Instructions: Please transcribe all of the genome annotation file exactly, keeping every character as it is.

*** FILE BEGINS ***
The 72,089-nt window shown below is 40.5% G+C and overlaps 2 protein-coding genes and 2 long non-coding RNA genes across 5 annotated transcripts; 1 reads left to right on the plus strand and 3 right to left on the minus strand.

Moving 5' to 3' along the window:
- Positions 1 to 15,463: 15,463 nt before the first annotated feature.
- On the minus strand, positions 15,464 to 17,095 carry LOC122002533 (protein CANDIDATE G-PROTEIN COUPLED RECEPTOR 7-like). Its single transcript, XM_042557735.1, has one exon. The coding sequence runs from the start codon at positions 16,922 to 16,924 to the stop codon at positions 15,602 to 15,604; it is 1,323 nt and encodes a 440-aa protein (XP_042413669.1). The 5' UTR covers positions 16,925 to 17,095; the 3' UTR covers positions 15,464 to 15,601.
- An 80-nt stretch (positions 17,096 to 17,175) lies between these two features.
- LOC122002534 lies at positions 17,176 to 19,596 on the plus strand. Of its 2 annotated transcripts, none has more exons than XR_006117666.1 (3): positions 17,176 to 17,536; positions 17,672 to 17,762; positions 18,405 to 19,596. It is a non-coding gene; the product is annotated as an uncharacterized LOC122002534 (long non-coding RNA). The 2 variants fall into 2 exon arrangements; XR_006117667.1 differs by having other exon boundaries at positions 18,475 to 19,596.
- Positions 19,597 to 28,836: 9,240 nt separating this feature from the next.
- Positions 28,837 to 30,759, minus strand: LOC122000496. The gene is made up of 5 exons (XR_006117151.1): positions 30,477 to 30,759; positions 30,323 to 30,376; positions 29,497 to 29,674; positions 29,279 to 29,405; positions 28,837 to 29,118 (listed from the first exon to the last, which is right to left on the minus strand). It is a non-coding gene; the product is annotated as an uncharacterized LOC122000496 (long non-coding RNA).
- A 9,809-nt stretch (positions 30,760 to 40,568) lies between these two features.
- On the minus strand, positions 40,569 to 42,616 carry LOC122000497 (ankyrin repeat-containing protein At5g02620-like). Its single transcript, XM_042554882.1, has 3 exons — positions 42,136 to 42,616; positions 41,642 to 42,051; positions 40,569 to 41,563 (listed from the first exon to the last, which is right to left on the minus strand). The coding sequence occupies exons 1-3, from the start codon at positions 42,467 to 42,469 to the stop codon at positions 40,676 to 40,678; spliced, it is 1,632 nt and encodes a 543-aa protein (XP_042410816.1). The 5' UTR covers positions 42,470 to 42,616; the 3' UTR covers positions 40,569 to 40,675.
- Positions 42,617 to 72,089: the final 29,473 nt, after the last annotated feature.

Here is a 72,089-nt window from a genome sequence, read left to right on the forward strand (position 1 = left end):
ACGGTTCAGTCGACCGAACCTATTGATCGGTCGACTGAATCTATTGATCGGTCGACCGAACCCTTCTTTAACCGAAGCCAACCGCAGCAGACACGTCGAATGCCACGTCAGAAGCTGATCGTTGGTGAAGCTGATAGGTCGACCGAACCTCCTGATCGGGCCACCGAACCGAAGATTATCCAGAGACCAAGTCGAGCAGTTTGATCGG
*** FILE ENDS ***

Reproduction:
The 72,089-nt window shown below is 40.5% G+C and overlaps 2 protein-coding genes and 2 long non-coding RNA genes across 5 annotated transcripts; 1 reads left to right on the plus strand and 3 right to left on the minus strand.

Moving 5' to 3' along the window:
- Positions 1 to 15,463: 15,463 nt before the first annotated feature.
- On the minus strand, positions 15,464 to 17,095 carry LOC122002533 (protein CANDIDATE G-PROTEIN COUPLED RECEPTOR 7-like). Its single transcript, XM_042557735.1, has one exon. The coding sequence runs from the start codon at positions 16,922 to 16,924 to the stop codon at positions 15,602 to 15,604; it is 1,323 nt and encodes a 440-aa protein (XP_042413669.1). The 5' UTR covers positions 16,925 to 17,095; the 3' UTR covers positions 15,464 to 15,601.
- An 80-nt stretch (positions 17,096 to 17,175) lies between these two features.
- LOC122002534 lies at positions 17,176 to 19,596 on the plus strand. Of its 2 annotated transcripts, none has more exons than XR_006117666.1 (3): positions 17,176 to 17,536; positions 17,672 to 17,762; positions 18,405 to 19,596. It is a non-coding gene; the product is annotated as an uncharacterized LOC122002534 (long non-coding RNA). The 2 variants fall into 2 exon arrangements; XR_006117667.1 differs by having other exon boundaries at positions 18,475 to 19,596.
- Positions 19,597 to 28,836: 9,240 nt separating this feature from the next.
- Positions 28,837 to 30,759, minus strand: LOC122000496. The gene is made up of 5 exons (XR_006117151.1): positions 30,477 to 30,759; positions 30,323 to 30,376; positions 29,497 to 29,674; positions 29,279 to 29,405; positions 28,837 to 29,118 (listed from the first exon to the last, which is right to left on the minus strand). It is a non-coding gene; the product is annotated as an uncharacterized LOC122000496 (long non-coding RNA).
- A 9,809-nt stretch (positions 30,760 to 40,568) lies between these two features.
- On the minus strand, positions 40,569 to 42,616 carry LOC122000497 (ankyrin repeat-containing protein At5g02620-like). Its single transcript, XM_042554882.1, has 3 exons — positions 42,136 to 42,616; positions 41,642 to 42,051; positions 40,569 to 41,563 (listed from the first exon to the last, which is right to left on the minus strand). The coding sequence occupies exons 1-3, from the start codon at positions 42,467 to 42,469 to the stop codon at positions 40,676 to 40,678; spliced, it is 1,632 nt and encodes a 543-aa protein (XP_042410816.1). The 5' UTR covers positions 42,470 to 42,616; the 3' UTR covers positions 40,569 to 40,675.
- Positions 42,617 to 72,089: the final 29,473 nt, after the last annotated feature.

Here is a 72,089-nt window from a genome sequence, read left to right on the forward strand (position 1 = left end):
ACGGTTCAGTCGACCGAACCTATTGATCGGTCGACTGAATCTATTGATCGGTCGACCGAACCCTTCTTTAACCGAAGCCAACCGCAGCAGACACGTCGAATGCCACGTCAGAAGCTGATCGTTGGTGAAGCTGATAGGTCGACCGAACCTCCTGATCGGGCCACCGAACCGAAGATTATCCAGAGACCAAGTCGAGCAGTTTGATCGG